Why another blog?
Teacher Assistants, Education Assistants, School Service Officers, or any other title you may have, have a difficult job with students who have behaviour concerns. (This doesn’t mean teachers don’t have a difficult job. I think we would all recognise they do as well. However, I’m especially talking to TAs here.)
You can often feel isolated when handling these behaviours and you often have little or no training behind you.
I know the newer TAs may have completed an Education Support Certificate. and this would go some way to assisting you to deal with the behaviour concerns. However, I’m not sure this helps with all of the issues you face.
I have had 10 years experience working specifically with students who had these concerns. It was during a time when schools had enough money to pay for great training.
But let me start at the beginning!
I have 3 daughters, all who have had behaviour concerns! And before you judge please hear my story.
Daughter number 1:
My eldest daughter is now 33 years old. When she began school, she was in an open plan class setting. She would often complain of not being able to work out the teacher’s instructions when given to the whole class.
I took her to an occupational therapist, who told me messages went into her brain but got jumbled there. REMEMBER this was before all the diagnoses we have these days. After learning through my own reading about Asperger’s Syndrome I began treating her as if she had Asperger’s. It has only been the last 12 months, yes at the age 33 years I have realised she has Auditory Processing Disorder. And with the frustrations of this she had her episodes of behaviour concerns.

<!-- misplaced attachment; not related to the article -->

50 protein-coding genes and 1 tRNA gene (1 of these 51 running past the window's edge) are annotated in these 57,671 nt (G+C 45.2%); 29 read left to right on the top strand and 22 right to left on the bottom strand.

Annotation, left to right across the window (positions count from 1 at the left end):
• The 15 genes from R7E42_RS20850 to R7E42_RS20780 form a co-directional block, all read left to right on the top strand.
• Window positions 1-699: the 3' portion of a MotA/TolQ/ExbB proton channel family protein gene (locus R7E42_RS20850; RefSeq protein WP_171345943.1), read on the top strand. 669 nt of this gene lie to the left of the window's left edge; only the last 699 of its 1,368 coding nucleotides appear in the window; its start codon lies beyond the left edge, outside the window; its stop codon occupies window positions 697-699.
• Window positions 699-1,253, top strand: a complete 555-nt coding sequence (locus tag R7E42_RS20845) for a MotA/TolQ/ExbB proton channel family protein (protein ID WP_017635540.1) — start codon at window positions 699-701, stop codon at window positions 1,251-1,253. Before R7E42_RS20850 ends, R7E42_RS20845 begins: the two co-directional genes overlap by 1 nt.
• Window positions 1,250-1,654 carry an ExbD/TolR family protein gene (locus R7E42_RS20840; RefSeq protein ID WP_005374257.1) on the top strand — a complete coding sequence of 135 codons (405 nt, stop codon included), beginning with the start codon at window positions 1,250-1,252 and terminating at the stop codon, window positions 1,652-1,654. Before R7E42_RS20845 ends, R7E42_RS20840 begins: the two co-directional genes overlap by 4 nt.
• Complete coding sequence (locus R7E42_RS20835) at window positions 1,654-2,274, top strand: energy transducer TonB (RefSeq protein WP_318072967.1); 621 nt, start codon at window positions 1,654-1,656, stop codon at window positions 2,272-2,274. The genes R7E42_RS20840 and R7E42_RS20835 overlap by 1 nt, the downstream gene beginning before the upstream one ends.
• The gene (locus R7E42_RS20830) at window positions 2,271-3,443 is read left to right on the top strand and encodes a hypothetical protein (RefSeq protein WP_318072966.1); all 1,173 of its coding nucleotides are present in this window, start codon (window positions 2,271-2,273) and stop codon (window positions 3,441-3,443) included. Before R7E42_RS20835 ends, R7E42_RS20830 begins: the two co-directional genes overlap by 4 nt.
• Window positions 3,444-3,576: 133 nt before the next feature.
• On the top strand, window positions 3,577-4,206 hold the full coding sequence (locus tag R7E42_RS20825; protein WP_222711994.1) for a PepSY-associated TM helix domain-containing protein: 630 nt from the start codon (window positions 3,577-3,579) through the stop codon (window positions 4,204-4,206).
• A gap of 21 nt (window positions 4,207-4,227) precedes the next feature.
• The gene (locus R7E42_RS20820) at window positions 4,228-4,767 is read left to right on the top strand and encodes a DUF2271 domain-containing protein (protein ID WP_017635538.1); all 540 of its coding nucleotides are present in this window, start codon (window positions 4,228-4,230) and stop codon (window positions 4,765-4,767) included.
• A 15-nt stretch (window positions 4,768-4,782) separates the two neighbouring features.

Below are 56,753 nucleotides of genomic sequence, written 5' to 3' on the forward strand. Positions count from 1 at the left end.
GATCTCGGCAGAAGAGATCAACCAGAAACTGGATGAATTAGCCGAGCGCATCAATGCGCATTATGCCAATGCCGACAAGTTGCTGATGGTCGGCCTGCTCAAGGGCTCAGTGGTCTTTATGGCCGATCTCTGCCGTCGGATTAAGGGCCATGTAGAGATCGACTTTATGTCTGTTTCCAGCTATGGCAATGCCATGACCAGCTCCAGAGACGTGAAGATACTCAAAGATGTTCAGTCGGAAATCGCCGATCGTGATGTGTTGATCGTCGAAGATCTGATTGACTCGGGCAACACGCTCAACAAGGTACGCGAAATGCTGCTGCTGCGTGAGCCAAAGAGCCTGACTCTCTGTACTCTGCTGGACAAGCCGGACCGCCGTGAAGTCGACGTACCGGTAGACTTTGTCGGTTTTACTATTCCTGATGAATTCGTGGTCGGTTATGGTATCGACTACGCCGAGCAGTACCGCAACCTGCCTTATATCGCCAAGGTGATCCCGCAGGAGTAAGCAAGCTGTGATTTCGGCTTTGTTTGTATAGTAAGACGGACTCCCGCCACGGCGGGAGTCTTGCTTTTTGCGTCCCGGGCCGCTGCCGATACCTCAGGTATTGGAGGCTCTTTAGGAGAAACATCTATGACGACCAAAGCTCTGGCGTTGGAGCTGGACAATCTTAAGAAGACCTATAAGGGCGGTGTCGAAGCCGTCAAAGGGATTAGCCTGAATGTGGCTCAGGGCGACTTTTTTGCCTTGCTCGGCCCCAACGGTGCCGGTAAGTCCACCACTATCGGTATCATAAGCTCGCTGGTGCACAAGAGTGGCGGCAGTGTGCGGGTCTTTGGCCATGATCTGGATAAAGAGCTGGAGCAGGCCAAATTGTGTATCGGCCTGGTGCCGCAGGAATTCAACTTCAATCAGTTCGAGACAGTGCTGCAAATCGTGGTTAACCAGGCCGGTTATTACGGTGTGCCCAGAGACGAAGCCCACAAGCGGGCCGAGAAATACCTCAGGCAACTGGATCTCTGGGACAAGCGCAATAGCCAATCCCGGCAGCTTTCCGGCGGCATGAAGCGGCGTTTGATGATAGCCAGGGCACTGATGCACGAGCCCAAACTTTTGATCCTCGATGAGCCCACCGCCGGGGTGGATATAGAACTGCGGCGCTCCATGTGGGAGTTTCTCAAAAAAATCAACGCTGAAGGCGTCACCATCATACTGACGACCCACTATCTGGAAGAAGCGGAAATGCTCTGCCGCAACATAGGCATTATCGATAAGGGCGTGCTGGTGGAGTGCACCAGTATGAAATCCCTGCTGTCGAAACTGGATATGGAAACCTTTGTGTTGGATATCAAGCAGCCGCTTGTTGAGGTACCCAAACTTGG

Daughter number 2:
Always a girl with behaviour concerns! Diagnosed with ADHD! I had always treated her as if she had ADHD, but she was not diagnosed until age fourteen, at her request. I was also told by a professional she had ‘abandonment issues’. That was more likely because of our family situation at the time. However, I knew very little of what this title meant.
Daughter number 3:
My youngest daughter I only met when she was 8 years of age. Let’s just say she had some major behaviour concerns and I was her support worker in her school. Her issues stemmed from abandonment and trauma. The rest of her story is for her to tell, apart from the fact she was one of my first guinea pigs when I began work in this field.
It was because of my birth daughters that I developed an interest in this area and was then lucky enough to work with the students I did.